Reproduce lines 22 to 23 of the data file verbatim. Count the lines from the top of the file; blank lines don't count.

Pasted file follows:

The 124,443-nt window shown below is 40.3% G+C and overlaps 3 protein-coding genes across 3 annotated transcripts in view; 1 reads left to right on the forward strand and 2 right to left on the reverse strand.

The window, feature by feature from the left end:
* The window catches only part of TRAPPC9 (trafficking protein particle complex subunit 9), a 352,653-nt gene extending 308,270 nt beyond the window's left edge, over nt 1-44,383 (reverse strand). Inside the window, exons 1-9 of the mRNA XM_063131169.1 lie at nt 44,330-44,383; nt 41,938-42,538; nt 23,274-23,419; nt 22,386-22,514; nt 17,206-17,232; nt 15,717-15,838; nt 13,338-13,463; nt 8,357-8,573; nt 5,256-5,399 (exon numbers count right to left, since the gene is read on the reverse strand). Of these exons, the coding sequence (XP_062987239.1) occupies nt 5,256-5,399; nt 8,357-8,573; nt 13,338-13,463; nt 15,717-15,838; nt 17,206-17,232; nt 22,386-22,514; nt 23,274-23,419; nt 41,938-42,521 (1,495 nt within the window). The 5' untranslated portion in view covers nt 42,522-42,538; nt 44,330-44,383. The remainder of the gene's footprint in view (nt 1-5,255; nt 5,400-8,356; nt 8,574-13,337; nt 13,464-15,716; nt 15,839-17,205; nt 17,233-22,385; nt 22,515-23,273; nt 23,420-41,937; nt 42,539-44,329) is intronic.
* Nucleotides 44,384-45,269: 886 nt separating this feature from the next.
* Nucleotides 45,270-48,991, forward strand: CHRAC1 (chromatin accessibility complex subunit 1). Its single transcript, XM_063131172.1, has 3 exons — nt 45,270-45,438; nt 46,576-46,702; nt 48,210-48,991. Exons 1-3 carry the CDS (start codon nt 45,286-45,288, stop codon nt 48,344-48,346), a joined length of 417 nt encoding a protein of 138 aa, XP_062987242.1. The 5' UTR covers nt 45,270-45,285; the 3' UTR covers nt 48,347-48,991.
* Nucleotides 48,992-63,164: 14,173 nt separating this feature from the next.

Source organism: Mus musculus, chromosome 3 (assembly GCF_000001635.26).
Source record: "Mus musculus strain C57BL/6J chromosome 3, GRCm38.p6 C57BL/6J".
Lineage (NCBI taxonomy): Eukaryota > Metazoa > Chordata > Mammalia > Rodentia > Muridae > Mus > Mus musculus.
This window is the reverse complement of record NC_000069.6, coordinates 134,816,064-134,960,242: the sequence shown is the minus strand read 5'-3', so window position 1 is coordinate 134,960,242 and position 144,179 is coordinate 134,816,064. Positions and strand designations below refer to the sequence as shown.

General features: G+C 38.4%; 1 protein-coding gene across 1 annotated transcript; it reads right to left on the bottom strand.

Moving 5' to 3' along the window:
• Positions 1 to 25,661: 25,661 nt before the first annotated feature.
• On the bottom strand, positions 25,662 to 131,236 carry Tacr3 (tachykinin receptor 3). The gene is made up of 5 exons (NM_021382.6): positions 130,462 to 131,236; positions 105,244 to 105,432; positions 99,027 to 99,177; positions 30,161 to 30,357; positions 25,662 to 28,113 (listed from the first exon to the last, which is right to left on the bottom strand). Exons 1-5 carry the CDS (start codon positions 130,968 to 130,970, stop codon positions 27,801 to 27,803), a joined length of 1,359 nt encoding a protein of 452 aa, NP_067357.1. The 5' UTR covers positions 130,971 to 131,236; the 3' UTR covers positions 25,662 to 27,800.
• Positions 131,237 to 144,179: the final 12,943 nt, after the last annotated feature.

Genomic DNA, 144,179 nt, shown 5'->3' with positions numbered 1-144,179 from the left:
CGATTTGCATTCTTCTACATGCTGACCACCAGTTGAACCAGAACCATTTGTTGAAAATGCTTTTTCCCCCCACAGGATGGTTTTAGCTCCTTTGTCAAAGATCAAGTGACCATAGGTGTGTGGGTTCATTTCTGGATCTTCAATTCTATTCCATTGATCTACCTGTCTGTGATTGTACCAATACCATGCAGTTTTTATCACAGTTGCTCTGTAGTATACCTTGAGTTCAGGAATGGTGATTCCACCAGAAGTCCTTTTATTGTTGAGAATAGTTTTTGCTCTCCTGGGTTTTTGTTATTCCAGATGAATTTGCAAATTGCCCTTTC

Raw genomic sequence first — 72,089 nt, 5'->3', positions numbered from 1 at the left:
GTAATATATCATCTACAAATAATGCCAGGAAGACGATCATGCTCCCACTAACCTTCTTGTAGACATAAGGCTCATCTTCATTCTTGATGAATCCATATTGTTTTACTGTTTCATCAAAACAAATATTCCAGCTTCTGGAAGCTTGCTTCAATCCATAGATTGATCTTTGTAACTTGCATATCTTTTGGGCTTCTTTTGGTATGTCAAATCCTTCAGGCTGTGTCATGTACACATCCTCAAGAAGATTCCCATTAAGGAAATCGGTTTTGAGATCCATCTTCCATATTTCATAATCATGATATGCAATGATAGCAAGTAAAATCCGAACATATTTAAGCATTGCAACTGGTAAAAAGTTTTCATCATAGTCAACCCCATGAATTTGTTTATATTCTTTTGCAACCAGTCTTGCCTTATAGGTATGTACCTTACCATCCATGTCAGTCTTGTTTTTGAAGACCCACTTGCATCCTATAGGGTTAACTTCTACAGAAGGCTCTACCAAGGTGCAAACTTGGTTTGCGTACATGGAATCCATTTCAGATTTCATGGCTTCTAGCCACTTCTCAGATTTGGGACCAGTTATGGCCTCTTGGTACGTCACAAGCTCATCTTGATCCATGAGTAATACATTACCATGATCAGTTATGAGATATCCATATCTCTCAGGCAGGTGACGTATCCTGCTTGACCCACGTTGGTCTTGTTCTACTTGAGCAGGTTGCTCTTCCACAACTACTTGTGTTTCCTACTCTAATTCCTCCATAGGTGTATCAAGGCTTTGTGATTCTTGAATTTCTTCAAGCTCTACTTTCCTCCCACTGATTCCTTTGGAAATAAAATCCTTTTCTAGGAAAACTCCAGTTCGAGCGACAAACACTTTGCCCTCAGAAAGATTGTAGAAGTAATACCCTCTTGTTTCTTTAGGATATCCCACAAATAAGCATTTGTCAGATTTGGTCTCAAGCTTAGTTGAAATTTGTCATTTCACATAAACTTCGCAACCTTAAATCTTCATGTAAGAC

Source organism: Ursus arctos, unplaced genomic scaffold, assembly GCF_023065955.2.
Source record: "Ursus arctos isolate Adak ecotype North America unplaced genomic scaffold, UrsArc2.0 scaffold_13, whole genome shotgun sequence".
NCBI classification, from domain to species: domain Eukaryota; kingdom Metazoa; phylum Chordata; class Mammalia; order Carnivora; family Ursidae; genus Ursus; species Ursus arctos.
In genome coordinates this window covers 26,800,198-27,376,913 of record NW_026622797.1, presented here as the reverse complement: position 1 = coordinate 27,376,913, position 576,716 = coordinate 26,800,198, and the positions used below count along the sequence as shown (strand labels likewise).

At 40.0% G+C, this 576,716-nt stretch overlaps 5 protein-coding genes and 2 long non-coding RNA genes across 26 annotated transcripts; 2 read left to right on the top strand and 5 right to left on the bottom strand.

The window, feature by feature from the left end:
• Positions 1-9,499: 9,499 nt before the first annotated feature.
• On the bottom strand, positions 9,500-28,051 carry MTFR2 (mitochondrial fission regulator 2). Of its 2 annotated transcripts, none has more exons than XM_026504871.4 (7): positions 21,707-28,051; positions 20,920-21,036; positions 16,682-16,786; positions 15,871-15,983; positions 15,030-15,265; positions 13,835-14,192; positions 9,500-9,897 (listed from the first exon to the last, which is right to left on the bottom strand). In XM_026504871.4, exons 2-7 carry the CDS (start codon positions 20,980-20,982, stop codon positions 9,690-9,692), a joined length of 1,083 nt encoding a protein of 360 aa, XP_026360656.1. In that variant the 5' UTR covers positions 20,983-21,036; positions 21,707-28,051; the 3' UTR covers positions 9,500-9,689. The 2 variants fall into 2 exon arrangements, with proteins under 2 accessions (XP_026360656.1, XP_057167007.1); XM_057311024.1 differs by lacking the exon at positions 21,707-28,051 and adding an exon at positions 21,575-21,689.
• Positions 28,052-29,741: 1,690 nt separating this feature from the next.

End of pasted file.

NCBI classification, from domain to species: domain Eukaryota; kingdom Metazoa; phylum Chordata; class Mammalia; order Carnivora; family Ursidae; genus Ursus; species Ursus arctos.
In genome coordinates this window covers 26,800,198-27,376,913 of record NW_026622797.1, presented here as the reverse complement: position 1 = coordinate 27,376,913, position 576,716 = coordinate 26,800,198, and the positions used below count along the sequence as shown (strand labels likewise).